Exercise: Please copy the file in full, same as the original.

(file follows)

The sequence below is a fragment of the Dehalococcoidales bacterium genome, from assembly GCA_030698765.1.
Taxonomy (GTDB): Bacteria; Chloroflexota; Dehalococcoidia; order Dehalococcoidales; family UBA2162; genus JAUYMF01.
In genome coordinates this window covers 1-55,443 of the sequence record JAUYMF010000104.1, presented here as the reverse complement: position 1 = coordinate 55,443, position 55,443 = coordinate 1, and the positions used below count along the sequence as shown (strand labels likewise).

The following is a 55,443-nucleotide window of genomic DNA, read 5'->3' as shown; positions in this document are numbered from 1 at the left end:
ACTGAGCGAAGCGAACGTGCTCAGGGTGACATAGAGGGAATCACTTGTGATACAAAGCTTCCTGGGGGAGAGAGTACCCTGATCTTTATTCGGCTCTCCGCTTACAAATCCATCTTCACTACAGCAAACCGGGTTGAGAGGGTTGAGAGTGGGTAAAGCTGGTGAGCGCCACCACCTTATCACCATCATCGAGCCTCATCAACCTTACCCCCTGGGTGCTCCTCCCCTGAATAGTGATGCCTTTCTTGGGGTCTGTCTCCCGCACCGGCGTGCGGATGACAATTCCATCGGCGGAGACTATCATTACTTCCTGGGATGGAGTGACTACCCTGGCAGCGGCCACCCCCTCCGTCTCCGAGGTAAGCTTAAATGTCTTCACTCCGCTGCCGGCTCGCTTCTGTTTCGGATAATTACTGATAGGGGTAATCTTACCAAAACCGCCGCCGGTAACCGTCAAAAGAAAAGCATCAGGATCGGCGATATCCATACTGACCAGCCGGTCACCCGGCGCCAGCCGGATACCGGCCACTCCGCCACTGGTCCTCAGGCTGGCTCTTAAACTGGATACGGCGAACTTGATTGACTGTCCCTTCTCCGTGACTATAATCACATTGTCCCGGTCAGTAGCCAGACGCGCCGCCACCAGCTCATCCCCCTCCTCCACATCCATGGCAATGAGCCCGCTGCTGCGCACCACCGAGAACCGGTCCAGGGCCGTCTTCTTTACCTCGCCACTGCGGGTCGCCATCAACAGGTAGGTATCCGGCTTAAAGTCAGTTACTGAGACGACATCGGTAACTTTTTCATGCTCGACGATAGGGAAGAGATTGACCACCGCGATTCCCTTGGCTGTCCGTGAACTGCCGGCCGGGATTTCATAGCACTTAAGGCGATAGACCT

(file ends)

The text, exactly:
The sequence below is a fragment of the Dehalococcoidales bacterium genome, from assembly GCA_030698765.1.
Taxonomy (GTDB): Bacteria; Chloroflexota; Dehalococcoidia; order Dehalococcoidales; family UBA2162; genus JAUYMF01.
In genome coordinates this window covers 1-55,443 of the sequence record JAUYMF010000104.1, presented here as the reverse complement: position 1 = coordinate 55,443, position 55,443 = coordinate 1, and the positions used below count along the sequence as shown (strand labels likewise).

The following is a 55,443-nucleotide window of genomic DNA, read 5'->3' as shown; positions in this document are numbered from 1 at the left end:
ACTGAGCGAAGCGAACGTGCTCAGGGTGACATAGAGGGAATCACTTGTGATACAAAGCTTCCTGGGGGAGAGAGTACCCTGATCTTTATTCGGCTCTCCGCTTACAAATCCATCTTCACTACAGCAAACCGGGTTGAGAGGGTTGAGAGTGGGTAAAGCTGGTGAGCGCCACCACCTTATCACCATCATCGAGCCTCATCAACCTTACCCCCTGGGTGCTCCTCCCCTGAATAGTGATGCCTTTCTTGGGGTCTGTCTCCCGCACCGGCGTGCGGATGACAATTCCATCGGCGGAGACTATCATTACTTCCTGGGATGGAGTGACTACCCTGGCAGCGGCCACCCCCTCCGTCTCCGAGGTAAGCTTAAATGTCTTCACTCCGCTGCCGGCTCGCTTCTGTTTCGGATAATTACTGATAGGGGTAATCTTACCAAAACCGCCGCCGGTAACCGTCAAAAGAAAAGCATCAGGATCGGCGATATCCATACTGACCAGCCGGTCACCCGGCGCCAGCCGGATACCGGCCACTCCGCCACTGGTCCTCAGGCTGGCTCTTAAACTGGATACGGCGAACTTGATTGACTGTCCCTTCTCCGTGACTATAATCACATTGTCCCGGTCAGTAGCCAGACGCGCCGCCACCAGCTCATCCCCCTCCTCCACATCCATGGCAATGAGCCCGCTGCTGCGCACCACCGAGAACCGGTCCAGGGCCGTCTTCTTTACCTCGCCACTGCGGGTCGCCATCAACAGGTAGGTATCCGGCTTAAAGTCAGTTACTGAGACGACATCGGTAACTTTTTCATGCTCGACGATAGGGAAGAGATTGACCACCGCGATTCCCTTGGCTGTCCGTGAACTGCCGGCCGGGATTTCATAGCACTTAAGGCGATAGACCT